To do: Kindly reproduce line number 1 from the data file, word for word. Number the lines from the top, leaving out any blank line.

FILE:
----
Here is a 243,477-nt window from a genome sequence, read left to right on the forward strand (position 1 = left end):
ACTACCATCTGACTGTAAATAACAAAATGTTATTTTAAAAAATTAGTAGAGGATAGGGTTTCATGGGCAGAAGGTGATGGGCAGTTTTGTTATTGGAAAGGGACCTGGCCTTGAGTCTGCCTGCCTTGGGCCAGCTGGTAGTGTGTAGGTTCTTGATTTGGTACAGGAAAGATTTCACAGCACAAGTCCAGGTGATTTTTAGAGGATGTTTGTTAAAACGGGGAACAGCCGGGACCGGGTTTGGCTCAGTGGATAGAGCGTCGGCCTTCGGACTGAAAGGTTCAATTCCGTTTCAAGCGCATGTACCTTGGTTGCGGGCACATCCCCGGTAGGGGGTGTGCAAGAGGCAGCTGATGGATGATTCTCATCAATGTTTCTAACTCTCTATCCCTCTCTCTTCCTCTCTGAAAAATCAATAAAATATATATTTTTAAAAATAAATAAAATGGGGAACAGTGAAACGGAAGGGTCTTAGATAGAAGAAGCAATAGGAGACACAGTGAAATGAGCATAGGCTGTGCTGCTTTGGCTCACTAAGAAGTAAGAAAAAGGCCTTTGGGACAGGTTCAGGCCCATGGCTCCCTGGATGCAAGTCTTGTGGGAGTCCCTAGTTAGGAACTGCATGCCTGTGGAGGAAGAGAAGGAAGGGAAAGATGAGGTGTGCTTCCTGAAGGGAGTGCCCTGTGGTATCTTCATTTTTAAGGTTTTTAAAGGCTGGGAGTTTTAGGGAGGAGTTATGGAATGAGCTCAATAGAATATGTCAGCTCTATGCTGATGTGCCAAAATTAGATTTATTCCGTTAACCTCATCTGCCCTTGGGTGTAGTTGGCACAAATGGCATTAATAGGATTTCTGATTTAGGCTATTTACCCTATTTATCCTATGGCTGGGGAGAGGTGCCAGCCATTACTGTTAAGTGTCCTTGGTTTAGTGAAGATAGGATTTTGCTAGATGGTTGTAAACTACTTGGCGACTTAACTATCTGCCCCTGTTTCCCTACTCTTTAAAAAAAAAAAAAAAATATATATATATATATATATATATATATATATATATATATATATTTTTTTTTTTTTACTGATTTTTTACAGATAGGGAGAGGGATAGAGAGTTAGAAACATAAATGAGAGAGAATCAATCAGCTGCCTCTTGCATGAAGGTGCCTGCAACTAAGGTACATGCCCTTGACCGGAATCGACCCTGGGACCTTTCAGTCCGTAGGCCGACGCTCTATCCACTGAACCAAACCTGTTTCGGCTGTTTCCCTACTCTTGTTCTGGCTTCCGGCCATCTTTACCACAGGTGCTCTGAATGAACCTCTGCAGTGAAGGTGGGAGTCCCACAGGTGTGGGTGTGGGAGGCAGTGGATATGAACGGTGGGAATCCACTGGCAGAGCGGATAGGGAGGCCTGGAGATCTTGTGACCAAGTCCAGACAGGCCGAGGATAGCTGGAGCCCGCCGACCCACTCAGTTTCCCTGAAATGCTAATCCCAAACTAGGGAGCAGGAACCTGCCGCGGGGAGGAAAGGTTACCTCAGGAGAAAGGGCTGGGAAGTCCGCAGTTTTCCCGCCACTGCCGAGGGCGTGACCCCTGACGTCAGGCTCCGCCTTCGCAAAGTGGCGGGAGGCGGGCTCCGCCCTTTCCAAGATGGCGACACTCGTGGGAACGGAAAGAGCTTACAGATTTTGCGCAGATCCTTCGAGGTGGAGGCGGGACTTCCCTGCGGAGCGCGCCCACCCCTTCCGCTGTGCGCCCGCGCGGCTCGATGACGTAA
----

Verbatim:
Here is a 243,477-nt window from a genome sequence, read left to right on the forward strand (position 1 = left end):